William Charker – Chalker

William Charker /Chalker

(1774 – 1823)

William Charker was born at Winchester, Hampshire, England on 16th December, 1774. He was the fourteenth child of a family of a family of 15. His father was Edward Charker, a Tallow Chandler and his mother was Elizabeth (née Barr). The Charkers were relatively wealthy traders and yeoman farmers and thus William was well educated and financially independent yet on 7th December, 1800 he inexplicably became involved (with an accomplice) in a substantial burglary “at the dwelling house of Thomas Evance at St Mary Lambeth stealing goods to the value of ₤33.6.0.

The two were arrested and tried on 25th March, 1801 at the Surrey Assizes. Each was sentenced to only seven years even though their crime was a capital offence. At his trial, his name was given as William Charker, alias William Chalker. This is the first known use of the alias which was to become his usual name in Australia, except on Legal Documents and Government Correspondence where he always used Charker. They were held first at the County Gaol and then in a prison hulk at Deptford before being placed on board the Coromandel, which sailed from Spithead on 12th February, 1802 with 138 convicts and 35 free settlers. It arrived at Port Jackson on 13th June after a non-stop voyage of 121 days.

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Elizabeth Shackle – Sheckle

Elizabeth Shackle (Sheckle)
(1782- 1842)

Elizabeth Shackle was born in the village of North Perrott, Somerset, England in 1782. She was the eldest of eight known children of Joseph Shackle, an unemployed labourer, and his wife Elizabeth. In February 1800, the younger Elizabeth gave birth to a son Robert, father unknown, and soon after walked to the nearby Dorset town of Bridport where she obtained work as a twine spinner. It is not known what became of Robert but while at Bridport she gave birth to a second son, Daniel, on 9 th February, 1806. Continue reading

Mary Kearns

Mary Kearns
(1768 -1826)


Mary Kearns was 23 years old when arrested in Dublin and charged with theft.  She had been born in Dublin about 1868 and appears to have lived her life there.  Mary was charged with and found guilty of stealing a cloak.  She was sentenced to transportation for seven years.  For eleven months she was held in a gaol in Cork before boarding the Sugar Cane, along with 110 male convicts and 49 other female convicts.  The Sugar Cane sailed from Cork on April 13th, 1793 bound for Port Jackson via Rio de Janeiro.  It was an uneventful journey until some person revealed that a mutiny was planned and that some convicts had sawn through their irons.  The Surgeon found one convict out of his irons and had him taken to the yardarm and immediately executed.  The following morning several more convicts were punished and from that time on there was no trouble aboard the ship.  The Sugar Cane arrived in Port Jackson on Tuesday, September 17th, 1793 and the passage had taken 157 days, with only one death apart from the convict who had been hung. Continue reading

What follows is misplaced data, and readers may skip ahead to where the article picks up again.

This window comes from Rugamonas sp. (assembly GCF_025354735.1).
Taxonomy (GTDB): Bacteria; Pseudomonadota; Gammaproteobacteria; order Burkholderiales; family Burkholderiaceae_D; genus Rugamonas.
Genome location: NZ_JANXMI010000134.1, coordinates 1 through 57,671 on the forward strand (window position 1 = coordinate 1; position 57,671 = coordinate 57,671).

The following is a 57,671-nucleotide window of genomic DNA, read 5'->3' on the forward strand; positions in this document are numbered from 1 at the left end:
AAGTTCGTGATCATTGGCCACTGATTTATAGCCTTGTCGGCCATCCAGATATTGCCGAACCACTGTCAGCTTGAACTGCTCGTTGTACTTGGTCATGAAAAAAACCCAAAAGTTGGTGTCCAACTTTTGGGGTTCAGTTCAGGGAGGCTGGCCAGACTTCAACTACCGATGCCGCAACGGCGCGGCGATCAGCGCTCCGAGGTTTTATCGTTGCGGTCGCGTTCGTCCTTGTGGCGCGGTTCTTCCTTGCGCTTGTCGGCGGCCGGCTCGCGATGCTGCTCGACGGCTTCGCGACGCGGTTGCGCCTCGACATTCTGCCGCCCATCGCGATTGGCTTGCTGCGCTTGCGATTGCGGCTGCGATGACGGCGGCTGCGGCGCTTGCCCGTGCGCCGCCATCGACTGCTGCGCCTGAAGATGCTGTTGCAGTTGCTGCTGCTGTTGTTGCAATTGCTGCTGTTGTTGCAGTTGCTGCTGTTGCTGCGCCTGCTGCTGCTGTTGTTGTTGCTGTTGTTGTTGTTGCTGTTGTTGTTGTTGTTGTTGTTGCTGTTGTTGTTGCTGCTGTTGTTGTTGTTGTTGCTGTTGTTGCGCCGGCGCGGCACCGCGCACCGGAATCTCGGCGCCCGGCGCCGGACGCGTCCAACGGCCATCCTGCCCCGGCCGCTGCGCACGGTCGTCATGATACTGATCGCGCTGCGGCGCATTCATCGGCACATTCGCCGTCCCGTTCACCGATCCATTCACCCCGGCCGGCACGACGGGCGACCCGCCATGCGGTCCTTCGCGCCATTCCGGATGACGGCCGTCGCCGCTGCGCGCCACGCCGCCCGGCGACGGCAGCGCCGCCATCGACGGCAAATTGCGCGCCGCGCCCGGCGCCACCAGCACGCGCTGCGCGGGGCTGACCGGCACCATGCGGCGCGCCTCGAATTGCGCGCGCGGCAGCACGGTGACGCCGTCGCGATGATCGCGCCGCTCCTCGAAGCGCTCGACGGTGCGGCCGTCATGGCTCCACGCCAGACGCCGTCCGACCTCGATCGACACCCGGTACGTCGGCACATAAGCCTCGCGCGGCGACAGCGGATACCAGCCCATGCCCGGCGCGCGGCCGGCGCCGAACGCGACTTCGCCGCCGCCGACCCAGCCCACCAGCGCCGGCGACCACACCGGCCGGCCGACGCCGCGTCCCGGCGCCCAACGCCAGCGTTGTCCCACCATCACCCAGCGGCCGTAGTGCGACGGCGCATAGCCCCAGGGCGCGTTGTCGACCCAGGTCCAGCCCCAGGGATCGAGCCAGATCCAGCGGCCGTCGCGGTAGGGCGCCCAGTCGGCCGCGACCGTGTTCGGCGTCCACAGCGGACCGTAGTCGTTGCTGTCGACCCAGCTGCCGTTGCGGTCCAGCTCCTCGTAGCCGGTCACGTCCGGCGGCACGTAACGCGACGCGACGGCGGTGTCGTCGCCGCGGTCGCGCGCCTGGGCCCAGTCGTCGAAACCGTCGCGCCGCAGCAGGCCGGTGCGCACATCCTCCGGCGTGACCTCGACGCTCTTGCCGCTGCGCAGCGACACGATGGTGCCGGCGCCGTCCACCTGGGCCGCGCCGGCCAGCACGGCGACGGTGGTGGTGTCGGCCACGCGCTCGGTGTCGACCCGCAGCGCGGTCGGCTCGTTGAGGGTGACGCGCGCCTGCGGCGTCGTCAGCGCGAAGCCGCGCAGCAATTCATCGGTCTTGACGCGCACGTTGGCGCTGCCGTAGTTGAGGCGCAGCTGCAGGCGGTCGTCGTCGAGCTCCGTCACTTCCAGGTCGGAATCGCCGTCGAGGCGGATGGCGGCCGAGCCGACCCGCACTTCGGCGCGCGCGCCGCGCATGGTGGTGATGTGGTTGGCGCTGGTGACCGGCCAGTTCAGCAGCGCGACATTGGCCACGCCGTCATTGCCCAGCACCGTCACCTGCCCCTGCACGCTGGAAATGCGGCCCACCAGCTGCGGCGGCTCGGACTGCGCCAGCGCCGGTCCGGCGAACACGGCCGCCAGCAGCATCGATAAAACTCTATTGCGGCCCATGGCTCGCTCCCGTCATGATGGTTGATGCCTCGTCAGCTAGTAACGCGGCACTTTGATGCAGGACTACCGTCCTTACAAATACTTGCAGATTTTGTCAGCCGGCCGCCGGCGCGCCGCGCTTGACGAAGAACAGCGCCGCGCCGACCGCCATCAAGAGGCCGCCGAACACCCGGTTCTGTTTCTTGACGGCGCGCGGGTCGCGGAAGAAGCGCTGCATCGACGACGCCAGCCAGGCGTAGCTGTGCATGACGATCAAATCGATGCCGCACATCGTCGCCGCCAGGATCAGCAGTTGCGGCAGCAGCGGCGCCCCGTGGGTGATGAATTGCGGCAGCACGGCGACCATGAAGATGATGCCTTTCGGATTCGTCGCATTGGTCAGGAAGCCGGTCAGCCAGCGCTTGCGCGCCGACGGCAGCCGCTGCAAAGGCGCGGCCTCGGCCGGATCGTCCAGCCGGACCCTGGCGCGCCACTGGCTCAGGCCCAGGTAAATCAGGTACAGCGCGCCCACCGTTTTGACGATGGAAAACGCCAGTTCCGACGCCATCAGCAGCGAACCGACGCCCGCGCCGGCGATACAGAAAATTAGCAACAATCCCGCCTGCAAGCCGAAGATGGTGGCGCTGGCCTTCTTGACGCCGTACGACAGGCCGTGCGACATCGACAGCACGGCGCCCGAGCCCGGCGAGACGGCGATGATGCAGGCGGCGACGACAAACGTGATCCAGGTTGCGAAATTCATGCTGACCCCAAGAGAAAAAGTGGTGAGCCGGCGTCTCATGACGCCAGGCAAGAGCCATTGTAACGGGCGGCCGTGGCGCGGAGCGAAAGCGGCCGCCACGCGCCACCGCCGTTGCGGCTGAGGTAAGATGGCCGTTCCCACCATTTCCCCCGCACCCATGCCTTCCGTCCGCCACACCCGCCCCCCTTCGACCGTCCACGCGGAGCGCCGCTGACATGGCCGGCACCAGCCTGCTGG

A Glimpse Into Maria Charker’s Life

Maria Charker

(November 20th, 1811 – October 22nd, 1884.)

Maria was the third child, and the first daughter, born to William Charker and his partner Elizabeth Shackle. Maria was born at Prospect Hill, N.S.W. on November 20th , 1811. At the time of her birth she had two older brothers, Edward aged 2 and William just 1, as well as a half brother Daniel, aged 5. Daniel came out to the Colony with his convict mother on the Speke. At the time of both Maria’s and her brother William’s births, the family were living on Prospect Farm where William Charker was employed as the overseer. The following year he received a grant of land at Bringelly, but did not actually take up residence until 1814. It is here that the family was registered at the 1814 Muster. Continue reading

Joseph Henry Chalker 1813 to 1893

Joseph Henry Chalker was the son of convict parents Elizabeth Shackle and William Chalker and was their fourth child.   He was named after Elizabeth’s father, Joseph Henry, and was born at Prospect on August 26th, 1813.   He and his older sister, Maria, were baptised together on Boxing Day 1813 at St John’s Church, Parramatta.   Joseph died at Caddigat, Adaminaby on June 21st, 1893 after spending much of his adult life in the Monaro district. Continue reading

Mary Ann Chalker


Mary Ann Chalker was born in interesting times, the seventh child of William Chalker/Charker and the eighth child of Elizabeth Shackell/Shackle, both of whom were transported to Australia as convicts. Their story is well known to Chalker/Charker family descendants.

Mary Ann was a Christmas baby, born December 25, 1818 at Cawdor, Mittagong NSW. At the time of her birth there were no Catholic priests yet in Australia so she remained unbaptised until she was almost three years old. Father John Therry and Father Phillip Conolly arrived in 1820 and by 1821 a temporary chapel had been erected on the site of St Mary’s Cathedral inSydney. It was to this chapel that William and Elizabeth brought their family, travelling for two days by horse and cart, for the christening of Mary Ann and newborn George. Father Therry officiated at the baptism that took place in August 1821. Continue reading